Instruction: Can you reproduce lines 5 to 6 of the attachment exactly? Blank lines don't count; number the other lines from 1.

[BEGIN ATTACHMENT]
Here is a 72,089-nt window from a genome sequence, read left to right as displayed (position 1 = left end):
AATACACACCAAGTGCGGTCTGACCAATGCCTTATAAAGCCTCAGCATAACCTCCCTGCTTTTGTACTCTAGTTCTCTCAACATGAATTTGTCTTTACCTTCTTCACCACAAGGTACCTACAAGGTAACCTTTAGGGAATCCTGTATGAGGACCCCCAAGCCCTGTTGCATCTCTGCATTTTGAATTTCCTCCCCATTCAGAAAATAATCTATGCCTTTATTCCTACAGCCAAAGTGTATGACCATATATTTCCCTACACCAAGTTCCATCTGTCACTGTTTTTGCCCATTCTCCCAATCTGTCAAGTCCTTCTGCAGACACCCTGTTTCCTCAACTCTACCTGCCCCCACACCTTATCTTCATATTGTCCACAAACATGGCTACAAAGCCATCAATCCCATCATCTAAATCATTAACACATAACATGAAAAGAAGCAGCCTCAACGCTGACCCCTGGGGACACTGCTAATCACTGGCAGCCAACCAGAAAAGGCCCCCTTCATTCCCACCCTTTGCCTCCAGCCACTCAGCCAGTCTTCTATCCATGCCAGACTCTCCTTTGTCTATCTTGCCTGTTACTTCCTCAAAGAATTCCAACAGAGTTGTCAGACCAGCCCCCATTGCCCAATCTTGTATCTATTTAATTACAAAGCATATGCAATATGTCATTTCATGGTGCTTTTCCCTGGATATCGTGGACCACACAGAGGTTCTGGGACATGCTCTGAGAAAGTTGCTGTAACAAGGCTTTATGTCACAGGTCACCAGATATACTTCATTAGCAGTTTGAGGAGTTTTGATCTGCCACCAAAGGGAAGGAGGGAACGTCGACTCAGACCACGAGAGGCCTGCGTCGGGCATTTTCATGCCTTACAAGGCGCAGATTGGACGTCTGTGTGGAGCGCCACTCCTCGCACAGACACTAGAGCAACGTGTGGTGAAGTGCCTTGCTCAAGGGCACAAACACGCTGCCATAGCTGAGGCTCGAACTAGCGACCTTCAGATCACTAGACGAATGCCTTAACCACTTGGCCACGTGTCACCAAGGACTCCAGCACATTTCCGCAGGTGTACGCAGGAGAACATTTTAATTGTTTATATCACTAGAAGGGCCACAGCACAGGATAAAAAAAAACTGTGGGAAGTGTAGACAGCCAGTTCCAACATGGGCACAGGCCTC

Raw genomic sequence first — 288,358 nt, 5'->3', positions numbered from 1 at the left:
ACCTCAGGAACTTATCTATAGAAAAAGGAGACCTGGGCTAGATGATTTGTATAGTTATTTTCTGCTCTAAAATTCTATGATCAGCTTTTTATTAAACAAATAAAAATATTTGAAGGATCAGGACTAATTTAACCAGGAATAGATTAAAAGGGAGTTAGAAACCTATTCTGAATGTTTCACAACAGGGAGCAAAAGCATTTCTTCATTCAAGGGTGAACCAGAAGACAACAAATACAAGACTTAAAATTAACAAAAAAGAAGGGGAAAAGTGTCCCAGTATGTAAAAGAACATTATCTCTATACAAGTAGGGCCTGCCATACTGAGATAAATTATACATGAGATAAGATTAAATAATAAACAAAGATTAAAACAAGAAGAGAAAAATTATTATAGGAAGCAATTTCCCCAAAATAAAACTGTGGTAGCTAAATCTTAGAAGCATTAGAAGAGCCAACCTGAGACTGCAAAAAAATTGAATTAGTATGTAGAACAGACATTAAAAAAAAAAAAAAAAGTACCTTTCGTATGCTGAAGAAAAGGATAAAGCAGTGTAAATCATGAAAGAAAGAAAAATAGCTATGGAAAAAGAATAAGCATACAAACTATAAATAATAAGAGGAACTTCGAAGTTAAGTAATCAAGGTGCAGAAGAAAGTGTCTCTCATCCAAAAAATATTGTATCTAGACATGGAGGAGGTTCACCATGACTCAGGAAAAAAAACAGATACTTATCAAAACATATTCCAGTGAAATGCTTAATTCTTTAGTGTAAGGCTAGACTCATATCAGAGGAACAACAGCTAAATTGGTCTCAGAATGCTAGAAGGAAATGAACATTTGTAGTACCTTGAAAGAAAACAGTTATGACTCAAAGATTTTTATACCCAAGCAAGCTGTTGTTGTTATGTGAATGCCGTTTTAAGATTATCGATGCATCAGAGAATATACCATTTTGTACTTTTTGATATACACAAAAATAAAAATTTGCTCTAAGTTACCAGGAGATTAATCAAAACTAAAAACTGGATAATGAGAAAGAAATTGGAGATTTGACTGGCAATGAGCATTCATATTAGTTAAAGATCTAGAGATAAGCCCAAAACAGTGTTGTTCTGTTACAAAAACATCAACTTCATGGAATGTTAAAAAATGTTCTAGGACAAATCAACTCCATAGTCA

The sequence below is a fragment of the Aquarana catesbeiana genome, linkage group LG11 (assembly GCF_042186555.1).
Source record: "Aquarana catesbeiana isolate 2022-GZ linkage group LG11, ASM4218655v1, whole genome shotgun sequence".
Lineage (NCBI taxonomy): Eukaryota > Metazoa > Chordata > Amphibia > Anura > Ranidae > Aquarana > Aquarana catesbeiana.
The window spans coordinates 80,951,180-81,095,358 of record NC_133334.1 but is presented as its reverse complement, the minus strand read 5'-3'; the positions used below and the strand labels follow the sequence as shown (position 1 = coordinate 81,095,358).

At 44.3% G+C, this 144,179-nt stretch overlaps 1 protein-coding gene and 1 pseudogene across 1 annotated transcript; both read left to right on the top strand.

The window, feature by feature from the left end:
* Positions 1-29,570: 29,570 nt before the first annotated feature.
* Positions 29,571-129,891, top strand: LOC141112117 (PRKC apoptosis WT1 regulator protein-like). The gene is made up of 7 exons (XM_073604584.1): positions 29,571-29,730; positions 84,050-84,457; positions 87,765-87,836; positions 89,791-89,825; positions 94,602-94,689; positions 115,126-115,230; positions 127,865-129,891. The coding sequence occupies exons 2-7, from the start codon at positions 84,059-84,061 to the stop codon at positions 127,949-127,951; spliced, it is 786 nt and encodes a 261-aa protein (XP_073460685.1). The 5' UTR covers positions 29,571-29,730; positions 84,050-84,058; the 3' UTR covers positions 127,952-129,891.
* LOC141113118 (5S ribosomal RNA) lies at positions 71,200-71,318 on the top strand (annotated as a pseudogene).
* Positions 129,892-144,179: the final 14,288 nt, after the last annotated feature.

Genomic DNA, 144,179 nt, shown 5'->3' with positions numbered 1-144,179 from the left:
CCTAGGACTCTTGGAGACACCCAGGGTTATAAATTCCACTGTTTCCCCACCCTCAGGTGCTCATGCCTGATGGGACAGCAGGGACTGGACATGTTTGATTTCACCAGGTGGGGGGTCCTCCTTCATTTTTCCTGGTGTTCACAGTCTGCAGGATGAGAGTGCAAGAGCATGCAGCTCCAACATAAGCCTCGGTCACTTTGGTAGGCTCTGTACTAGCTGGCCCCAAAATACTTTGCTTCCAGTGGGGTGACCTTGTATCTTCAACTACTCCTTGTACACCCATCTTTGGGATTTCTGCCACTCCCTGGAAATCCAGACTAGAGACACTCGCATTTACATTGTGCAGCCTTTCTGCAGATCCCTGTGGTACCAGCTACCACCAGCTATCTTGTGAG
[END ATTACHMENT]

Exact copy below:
The sequence below is a fragment of the Aquarana catesbeiana genome, linkage group LG11 (assembly GCF_042186555.1).
Source record: "Aquarana catesbeiana isolate 2022-GZ linkage group LG11, ASM4218655v1, whole genome shotgun sequence".